Brecksville Continues Fight Against New Stormwater Fees in 2011
The city law director said Brecksville manages its own stormwater and that the new fee wouldn’t benefit the city.
Residents’ sewer bills are going to keep to rising in the coming years – for a variety of reasons. Brecksville is one of more than a dozen communities in Cuyahoga and Summit Counties that says at least one of those reasons stinks – and is fighting the new fees in court.
Last year, the Northeast Ohio Regional Sewer District (NEORSD) began moving forward on a new stormwater management plan for the communities in the district. It wanted to manage more than just waste moving through the sewer pipes as it had in the past: it also wanted the authority to manage stormwater. When it rains, stormwater runs off roads, rooftops, lawns, construction sites and driveways, picking up pollutants and draining into the waterways.
“It causes flooding and erosion problems that cost millions of dollars,” said Kyle Dreyfuss-Wells, NEORSD manager of watershed programs.
Stormwater management was a big priority for the district when it was created in 1972, she said. But in the decades since then, the authority has focused mostly on wastewater.
Last January, the district’s board voted to reassert its management authority over stormwater. And now it wants the courts to bless this decision.
“We asked the Cuyahoga County Court of Common Pleas to issue declaratory judgment to say we have authority to implement the stormwater program in the 62 communities we serve,” said NEORSD spokeswoman Jennifer Elting.
Under the regional stormwater plan, the average homeowner would pay $4.75 per month for the new stormwater fees. Everyone else, including schools, churches, apartments and businesses, would pay $4.75 per month for every 3,000 square feet of impervious surface, which causes run-off. For example, a business with a 250-car parking lot with 120,000 square feet of hard surface area would be charged $190 per month.
“It’s time they start paying for what they contribute to the problem,” Elting said.
But Brecksville is one of about a dozen cities, including Cleveland Heights and Strongsville, fighting NEORSD in court to prevent it from implementing the regional stormwater program.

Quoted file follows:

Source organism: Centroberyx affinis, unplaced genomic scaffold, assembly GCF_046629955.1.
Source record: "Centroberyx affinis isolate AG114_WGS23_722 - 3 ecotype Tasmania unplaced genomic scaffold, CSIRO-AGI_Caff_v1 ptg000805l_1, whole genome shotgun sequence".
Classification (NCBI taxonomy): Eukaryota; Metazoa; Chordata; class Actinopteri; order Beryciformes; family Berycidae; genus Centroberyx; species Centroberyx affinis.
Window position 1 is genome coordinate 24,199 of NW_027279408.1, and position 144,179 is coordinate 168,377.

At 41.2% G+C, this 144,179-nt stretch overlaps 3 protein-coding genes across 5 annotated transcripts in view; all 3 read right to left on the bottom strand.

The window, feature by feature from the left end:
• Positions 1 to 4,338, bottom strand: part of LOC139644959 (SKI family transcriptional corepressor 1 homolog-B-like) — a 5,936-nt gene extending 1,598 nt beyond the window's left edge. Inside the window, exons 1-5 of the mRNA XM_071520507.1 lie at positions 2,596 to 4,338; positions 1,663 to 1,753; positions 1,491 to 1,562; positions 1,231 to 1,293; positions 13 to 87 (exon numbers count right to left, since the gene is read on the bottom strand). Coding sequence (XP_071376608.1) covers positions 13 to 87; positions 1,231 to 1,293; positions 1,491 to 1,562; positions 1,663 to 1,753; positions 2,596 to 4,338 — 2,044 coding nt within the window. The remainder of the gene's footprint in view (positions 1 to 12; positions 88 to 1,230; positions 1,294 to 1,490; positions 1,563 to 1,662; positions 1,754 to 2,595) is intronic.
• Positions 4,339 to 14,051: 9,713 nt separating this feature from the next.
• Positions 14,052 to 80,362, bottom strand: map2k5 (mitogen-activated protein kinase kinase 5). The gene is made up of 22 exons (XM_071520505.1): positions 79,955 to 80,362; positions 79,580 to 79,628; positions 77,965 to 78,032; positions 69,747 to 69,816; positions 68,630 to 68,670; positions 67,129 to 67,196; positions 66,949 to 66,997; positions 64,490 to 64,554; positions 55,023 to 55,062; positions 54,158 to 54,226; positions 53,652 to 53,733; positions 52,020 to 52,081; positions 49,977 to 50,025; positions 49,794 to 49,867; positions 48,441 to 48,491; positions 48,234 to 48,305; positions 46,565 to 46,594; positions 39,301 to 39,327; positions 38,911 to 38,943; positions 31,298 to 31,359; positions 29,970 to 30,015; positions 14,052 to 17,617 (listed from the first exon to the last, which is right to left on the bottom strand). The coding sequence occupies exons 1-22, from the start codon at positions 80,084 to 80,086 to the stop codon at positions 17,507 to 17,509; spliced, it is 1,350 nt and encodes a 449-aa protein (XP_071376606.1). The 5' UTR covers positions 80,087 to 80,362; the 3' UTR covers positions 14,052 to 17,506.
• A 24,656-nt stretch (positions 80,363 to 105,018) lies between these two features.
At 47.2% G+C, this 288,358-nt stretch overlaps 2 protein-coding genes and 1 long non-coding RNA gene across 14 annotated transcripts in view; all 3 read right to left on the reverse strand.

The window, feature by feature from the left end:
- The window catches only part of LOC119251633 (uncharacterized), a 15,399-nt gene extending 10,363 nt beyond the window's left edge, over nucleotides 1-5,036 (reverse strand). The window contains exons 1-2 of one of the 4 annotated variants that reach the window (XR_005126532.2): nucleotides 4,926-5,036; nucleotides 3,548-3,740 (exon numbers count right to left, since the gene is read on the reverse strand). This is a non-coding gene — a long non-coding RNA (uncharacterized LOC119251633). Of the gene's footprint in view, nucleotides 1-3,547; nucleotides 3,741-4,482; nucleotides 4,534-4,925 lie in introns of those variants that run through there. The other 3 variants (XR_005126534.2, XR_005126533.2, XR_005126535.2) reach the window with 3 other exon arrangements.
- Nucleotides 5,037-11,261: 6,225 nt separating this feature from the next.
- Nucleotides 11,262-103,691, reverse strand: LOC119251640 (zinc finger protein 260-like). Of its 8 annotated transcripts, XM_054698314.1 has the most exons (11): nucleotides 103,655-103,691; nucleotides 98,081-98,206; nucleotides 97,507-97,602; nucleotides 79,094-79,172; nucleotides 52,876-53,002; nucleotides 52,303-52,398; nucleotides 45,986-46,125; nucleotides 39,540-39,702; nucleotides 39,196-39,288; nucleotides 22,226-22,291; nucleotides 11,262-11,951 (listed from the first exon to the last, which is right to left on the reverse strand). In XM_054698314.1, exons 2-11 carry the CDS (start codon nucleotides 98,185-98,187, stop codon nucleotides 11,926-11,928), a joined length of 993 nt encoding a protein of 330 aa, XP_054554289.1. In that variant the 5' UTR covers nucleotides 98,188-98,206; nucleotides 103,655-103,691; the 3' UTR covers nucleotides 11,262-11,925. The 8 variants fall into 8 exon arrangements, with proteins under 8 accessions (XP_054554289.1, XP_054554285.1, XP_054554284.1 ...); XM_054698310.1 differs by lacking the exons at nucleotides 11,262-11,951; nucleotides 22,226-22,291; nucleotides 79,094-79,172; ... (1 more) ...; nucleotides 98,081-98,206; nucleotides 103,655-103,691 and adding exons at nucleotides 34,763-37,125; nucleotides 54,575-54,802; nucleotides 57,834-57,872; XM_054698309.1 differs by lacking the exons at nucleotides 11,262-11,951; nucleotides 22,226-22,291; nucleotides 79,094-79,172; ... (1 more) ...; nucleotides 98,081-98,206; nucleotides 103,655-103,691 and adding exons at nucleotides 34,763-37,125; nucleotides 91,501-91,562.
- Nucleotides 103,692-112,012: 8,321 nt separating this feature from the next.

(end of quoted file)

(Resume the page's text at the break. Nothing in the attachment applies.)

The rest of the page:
“They don’t have the authority to levy this fee and manage all these facilities, so they went to court to sue all the suburbs,” said City Law Director Paul Grau.
“To me, it’s just a money grab,” Grau added.
Grau said Brecksville already is managing its own stormwater problems. He said the city has spent $6 million to $7 million on various projects, such as a new retention basin in Broadview Heights, which relieves flooding into Brecksville.
Grau said city residents should know their money is being spent on projects that will benefit them. Of the regional effort, he said, “We’ll get nothing out of it whatsoever.”
Grau said the communities that will benefit are the ones who haven’t managed the stormwater on their own.
“Our main concern is that they are not doing this the right way, and residents are not sure they can trust the Northeast Ohio Regional Sewer District to manage this project,” Grau said.
But Dreyfuss-Wells said flooding and erosion are regional issues, especially in Brecksville, because the Cuyahoga River runs through it. Brecksville also includes the Cuyahoga Valley National Park and is at the bottom of a hill.
“The park gets hammered by floods caused by Brecksville,” Dreyfuss-Wells added.
Dreyfuss-Wells said the city recently turned down the opportunity to study the problem with the U.S. Army Corps of Engineers.
“Brecksville shouldn’t have to pay for flooding and erosion caused by upstream communities,” said Dreyfuss-Wells. “But if Brecksville tries to solve problems by moving water downstream, it’s just moving the problem.”
The trial on the dispute is scheduled in July. The rate hike is on hold until a decision is made in court.